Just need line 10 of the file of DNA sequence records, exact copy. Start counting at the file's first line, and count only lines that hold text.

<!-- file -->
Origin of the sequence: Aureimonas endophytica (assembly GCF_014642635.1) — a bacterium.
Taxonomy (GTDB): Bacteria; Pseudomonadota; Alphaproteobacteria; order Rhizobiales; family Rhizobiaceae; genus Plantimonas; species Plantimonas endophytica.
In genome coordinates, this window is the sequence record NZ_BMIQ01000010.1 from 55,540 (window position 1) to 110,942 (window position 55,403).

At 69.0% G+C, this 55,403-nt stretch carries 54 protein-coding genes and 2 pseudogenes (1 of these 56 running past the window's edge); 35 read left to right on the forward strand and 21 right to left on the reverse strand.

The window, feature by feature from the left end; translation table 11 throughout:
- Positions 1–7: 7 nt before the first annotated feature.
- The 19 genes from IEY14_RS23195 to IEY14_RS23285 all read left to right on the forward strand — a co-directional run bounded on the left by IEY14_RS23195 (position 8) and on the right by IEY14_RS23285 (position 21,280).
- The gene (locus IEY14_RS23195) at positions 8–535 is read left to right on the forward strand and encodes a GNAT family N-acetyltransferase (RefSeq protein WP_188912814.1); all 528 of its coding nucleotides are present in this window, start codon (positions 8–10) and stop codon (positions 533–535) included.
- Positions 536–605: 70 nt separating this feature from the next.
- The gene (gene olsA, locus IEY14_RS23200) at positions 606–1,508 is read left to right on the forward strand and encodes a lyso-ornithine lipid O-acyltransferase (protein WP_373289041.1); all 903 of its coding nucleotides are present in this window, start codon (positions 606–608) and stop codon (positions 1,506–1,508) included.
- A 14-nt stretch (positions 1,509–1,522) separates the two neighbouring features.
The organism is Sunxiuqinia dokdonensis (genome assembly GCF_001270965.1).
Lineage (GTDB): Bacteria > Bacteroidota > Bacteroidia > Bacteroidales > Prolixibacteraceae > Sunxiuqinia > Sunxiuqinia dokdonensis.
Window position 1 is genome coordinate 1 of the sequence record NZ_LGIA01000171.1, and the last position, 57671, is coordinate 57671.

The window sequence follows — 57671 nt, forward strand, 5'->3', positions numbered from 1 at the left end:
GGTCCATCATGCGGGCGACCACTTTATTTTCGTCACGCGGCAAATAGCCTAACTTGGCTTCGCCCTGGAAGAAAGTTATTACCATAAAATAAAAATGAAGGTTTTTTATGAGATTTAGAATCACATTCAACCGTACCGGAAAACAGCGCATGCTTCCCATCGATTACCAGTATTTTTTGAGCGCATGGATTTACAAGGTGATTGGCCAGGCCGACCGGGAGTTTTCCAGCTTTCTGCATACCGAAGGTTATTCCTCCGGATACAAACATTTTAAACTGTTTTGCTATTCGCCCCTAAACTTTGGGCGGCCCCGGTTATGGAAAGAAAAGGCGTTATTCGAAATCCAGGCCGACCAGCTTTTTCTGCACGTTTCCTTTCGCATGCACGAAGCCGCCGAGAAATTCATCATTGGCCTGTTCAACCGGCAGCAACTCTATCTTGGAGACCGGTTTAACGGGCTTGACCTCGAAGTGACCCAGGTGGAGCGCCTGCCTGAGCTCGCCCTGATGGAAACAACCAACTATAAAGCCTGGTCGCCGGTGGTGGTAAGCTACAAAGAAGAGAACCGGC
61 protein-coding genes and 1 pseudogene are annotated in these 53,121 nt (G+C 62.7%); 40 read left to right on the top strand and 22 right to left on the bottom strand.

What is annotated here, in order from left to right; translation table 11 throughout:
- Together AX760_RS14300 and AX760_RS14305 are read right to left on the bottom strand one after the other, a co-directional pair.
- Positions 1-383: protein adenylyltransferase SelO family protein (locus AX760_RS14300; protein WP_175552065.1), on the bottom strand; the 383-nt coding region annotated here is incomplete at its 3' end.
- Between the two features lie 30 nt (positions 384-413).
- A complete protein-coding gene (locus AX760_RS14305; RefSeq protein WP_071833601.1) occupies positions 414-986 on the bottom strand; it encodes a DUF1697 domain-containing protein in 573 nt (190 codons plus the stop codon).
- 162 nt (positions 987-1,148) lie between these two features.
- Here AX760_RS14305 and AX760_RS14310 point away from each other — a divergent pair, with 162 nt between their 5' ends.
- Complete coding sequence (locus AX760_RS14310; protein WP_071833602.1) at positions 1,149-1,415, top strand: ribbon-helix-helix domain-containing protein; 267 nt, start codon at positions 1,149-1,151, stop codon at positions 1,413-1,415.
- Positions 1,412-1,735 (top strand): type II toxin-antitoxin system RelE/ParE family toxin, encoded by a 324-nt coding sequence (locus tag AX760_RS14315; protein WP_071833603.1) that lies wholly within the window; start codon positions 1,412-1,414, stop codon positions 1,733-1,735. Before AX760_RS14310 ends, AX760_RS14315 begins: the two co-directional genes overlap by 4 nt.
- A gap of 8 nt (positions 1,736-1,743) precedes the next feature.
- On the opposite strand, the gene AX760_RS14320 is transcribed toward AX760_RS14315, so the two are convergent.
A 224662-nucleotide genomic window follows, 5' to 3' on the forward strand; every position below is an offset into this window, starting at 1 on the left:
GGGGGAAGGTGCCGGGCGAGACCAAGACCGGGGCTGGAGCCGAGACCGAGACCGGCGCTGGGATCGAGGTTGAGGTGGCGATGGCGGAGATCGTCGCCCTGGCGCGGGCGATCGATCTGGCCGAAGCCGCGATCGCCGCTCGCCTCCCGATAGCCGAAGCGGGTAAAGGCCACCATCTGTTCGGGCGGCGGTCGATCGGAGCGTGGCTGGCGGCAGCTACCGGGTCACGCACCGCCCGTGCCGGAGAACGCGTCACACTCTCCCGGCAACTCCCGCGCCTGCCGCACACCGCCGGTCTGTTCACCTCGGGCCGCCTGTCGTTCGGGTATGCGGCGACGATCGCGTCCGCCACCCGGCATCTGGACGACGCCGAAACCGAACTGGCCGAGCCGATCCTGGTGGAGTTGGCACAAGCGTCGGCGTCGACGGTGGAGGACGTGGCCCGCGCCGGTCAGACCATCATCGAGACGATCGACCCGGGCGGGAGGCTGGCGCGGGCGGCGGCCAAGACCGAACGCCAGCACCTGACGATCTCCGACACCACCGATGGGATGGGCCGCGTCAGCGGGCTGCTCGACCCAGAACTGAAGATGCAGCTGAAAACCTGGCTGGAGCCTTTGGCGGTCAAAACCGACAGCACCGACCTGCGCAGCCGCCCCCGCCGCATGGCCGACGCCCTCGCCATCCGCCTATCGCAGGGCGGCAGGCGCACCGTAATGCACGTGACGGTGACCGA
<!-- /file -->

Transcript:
- The gene (gene olsA, locus IEY14_RS23200) at positions 606–1,508 is read left to right on the forward strand and encodes a lyso-ornithine lipid O-acyltransferase (protein WP_373289041.1); all 903 of its coding nucleotides are present in this window, start codon (positions 606–608) and stop codon (positions 1,506–1,508) included.